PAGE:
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Federal judge finds D.C. prison officials in contempt for mistreating January 6 defendant


A federal judge has found D.C. Department of Corrections Director Quincy Booth and Warden Wanda Patten in contempt of court for failing to provide medical treatment to a January 6 defendant and has referred the case to Attorney General Merrick Garland for a civil rights investigation and possible prosecution.

Quick Facts

The defendant, Christopher Worrell, was arrested for his role in the January 6 riots at the U.S. Capitol and is being held without bail. In May, he broke his wrist and a surgeon recommended he have surgery in June. Worrell still has not received the surgery because the Department of Corrections has not turned the paperwork over to the U.S. Marshals Service, which oversees the secure transport of prisoners for medical services.

Moreover, his previous attorney claimed that Worrell was not receiving adequate treatment for his non-Hodgkin’s lymphoma. His current attorney claims his client was found unconscious with a broken hand in May after what was possibly a fall tied to his cancer.

In his ruling, U.S. District Judge Royce Lamberth stated, “It is more than just inept and bureaucratic shuffling of papers. I find that the civil rights of the defendant have been abridged. I don’t know if it’s because he is a Jan. 6 defendant or not, but I find that this matter should be referred to the attorney general of the United States … for a civil rights investigation.”

The ruling brings greater attention to alleged abuses of other January 6 defendants. In June, lawyers John Pierce and Steven Metcalf II told the Epoch Times’ EpicTV that some of the defendants are being held in solitary confinement 23 hours a day and in conditions that violate “every single basic human right.” Pierce explained, “There are about 50 plus or minus that are being detained, that have been in prison for months and will likely remain in prison for many more months until their day in court.”

Metcalf noted the horrific conditions that defendant Jake Lang is facing. “I’m being told the water is black — he has to filter the water through a sock in order to even drink water. In addition to only going out one hour a day, there’s also the weekend, [when] he doesn’t get out at all, and he’s not able to use a shower, get a shave for days on end.”

He claims there is a level of fear instilled in the inmates. “Anything that they do, or if anybody speaks up on their behalf, all of a sudden, they get targeted even further and then get put into a dangerous, unsanitary condition.”

Neama Rahmani, a former federal prosecutor, said,

“The biggest reason why federal prosecutors want to hold someone without bail is that it’s much easier to get a plea agreement and a deal when someone’s already in federal prison. It’s very difficult, especially for someone who has no criminal history, to sign that plea agreement and agree to surrender and go to federal prison. So, some of it is actually danger to the community, but some of it is actually strategy and tactics to get folks to plead guilty.”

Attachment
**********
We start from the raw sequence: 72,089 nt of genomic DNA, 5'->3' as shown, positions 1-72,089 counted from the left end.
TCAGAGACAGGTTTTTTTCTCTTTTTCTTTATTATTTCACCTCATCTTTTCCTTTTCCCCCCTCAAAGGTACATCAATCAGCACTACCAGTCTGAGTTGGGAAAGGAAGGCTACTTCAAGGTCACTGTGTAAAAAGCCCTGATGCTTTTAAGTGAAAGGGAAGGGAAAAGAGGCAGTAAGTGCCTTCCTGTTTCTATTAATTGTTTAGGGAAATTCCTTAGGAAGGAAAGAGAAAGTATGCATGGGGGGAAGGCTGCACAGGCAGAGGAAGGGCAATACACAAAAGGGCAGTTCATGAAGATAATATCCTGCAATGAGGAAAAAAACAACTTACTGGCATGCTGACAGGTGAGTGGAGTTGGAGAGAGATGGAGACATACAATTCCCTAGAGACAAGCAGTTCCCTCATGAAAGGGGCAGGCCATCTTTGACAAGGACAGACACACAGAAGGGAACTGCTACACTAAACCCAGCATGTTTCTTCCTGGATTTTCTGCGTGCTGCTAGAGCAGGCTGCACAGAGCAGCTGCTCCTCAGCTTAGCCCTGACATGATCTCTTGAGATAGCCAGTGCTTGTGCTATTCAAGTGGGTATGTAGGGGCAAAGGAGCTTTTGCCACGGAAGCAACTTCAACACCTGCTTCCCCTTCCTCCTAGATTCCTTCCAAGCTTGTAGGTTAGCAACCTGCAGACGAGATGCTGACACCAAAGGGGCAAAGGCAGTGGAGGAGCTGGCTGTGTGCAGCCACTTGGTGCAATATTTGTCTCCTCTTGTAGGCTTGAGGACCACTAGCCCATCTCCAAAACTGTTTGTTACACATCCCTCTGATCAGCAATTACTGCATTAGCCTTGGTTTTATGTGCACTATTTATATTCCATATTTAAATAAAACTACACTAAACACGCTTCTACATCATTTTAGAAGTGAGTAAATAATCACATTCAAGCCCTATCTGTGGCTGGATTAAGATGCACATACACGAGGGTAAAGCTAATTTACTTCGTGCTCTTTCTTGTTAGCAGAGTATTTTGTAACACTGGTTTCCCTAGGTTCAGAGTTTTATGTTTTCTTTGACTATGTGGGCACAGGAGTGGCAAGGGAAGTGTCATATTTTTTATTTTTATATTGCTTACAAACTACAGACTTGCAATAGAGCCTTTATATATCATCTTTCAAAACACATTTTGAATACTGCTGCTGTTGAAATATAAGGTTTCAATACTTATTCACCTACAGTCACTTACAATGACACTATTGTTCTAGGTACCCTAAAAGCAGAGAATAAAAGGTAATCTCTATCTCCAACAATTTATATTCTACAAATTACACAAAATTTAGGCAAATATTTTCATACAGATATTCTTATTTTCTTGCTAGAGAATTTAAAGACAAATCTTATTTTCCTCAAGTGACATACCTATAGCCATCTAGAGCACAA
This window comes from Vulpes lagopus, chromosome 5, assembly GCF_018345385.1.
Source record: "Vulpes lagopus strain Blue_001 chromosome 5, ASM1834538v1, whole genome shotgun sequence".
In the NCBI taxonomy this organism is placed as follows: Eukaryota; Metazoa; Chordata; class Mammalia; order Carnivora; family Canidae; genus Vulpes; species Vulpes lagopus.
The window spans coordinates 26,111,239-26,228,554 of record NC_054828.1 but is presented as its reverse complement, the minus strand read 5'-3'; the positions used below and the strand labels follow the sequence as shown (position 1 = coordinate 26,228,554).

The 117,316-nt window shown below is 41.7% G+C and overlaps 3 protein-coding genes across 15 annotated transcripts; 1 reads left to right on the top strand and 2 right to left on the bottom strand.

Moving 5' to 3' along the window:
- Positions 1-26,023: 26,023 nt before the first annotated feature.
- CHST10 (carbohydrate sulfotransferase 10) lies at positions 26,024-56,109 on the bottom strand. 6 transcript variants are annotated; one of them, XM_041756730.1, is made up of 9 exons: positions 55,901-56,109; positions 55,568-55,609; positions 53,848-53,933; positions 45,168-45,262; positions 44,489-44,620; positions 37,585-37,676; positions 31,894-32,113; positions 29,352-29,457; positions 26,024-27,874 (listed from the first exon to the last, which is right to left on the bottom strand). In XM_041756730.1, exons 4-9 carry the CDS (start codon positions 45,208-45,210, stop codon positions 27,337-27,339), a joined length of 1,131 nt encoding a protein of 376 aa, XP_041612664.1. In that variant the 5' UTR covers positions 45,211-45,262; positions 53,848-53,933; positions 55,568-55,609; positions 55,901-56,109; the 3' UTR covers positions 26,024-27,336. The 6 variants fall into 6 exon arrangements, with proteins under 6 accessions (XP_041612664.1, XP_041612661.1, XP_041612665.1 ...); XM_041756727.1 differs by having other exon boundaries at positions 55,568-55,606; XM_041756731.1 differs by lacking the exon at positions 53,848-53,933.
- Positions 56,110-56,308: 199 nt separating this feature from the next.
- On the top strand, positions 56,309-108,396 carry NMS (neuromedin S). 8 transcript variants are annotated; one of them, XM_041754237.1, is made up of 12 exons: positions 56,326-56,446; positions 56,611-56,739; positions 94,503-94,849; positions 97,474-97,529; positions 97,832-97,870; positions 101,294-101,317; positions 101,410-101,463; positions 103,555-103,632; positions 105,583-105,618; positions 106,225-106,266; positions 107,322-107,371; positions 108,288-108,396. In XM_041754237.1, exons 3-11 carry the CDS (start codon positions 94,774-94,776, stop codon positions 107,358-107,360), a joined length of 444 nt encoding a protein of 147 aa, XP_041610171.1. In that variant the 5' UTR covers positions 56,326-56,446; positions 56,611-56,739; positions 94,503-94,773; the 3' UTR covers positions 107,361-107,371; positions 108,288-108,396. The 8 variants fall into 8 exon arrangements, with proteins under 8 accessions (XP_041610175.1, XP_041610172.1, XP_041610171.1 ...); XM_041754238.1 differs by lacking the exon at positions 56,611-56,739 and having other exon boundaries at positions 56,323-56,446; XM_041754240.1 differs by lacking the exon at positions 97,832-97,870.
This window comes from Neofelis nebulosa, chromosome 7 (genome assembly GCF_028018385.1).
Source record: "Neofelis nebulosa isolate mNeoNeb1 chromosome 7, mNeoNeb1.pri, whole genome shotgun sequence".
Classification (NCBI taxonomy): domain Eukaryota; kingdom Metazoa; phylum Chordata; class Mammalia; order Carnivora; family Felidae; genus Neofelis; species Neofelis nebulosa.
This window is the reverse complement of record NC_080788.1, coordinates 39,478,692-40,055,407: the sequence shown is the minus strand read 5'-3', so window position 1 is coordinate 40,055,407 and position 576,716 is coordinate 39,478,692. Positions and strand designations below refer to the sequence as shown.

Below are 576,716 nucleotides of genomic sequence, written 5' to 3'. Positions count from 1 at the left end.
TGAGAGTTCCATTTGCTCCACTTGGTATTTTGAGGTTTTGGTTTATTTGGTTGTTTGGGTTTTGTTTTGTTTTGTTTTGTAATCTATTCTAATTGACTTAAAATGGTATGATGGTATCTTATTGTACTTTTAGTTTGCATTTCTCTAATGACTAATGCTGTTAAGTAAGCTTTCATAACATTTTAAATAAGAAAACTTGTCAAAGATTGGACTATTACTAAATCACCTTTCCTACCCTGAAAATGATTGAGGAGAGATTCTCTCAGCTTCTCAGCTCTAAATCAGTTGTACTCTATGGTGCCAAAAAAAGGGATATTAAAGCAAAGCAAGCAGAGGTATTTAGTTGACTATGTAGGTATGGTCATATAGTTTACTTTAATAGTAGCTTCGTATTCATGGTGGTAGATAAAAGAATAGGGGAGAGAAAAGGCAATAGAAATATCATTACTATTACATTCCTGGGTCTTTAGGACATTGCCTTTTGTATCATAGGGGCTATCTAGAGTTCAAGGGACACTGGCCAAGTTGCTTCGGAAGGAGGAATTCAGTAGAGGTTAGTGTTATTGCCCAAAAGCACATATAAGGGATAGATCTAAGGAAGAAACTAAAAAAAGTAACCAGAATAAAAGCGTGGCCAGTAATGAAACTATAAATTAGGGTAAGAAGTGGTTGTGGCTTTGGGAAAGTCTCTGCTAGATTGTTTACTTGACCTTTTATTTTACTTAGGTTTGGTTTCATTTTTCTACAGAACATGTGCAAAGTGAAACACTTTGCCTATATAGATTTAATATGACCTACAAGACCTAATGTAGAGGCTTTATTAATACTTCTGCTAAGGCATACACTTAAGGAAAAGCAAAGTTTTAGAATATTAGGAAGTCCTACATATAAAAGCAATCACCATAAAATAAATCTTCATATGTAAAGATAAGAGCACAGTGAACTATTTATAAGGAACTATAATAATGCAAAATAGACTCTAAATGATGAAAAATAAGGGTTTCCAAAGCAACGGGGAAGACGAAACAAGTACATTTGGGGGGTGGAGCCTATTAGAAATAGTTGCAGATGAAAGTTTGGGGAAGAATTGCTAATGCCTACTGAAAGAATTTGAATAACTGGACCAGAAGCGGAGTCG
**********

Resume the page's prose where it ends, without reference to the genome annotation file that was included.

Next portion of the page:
It’s hard to believe that this is happening in America. Speedy trials and fair and humane treatment of prisoners are hallmarks of our judicial system. Everyone has a right to due process under the law — whether someone is accused of terrorism, murder, armed robbery, writing bad checks, or disorderly conduct.

Some of the January 6 defendants are charged with serious crimes, including assault on a police officer, obstruction of justice, and theft, while others have been charged with non-violent crimes like trespassing. Many of them have been held in jail for more than eight months, a time that is longer than even the sentence for which some have been charged.

Some may be guilty, some may not. At this point, no one knows as the vast majority have only been charged with crimes, not convicted. Under the Constitution, they each have a right to defend themselves publicly before a jury or judge. That prosecutors and corrections officials are using their power as leverage to force the defendants to agree to plea bargains rather than have their cases brought before a judge or jury is bad enough, but the fact that many of the defendants are being horribly mistreated while in jail, including having medical treatment withheld, is shameful.

The defendants need to have their day in court before a judge and impartial jury. And the trials should be televised live. If this was indeed an insurrection that threatened the American way of life, then the American people have a right to know exactly what happened on that day and to hear it told firsthand by both sides: the government and those who have been accused of partaking in an insurrection.

To do anything less would also be an attack on the American way of life, as due process and open trials for those charged with even the most heinous crimes is what distinguishes us from tyrannical and barbarous systems. To do anything less would be to pursue revenge — not justice.

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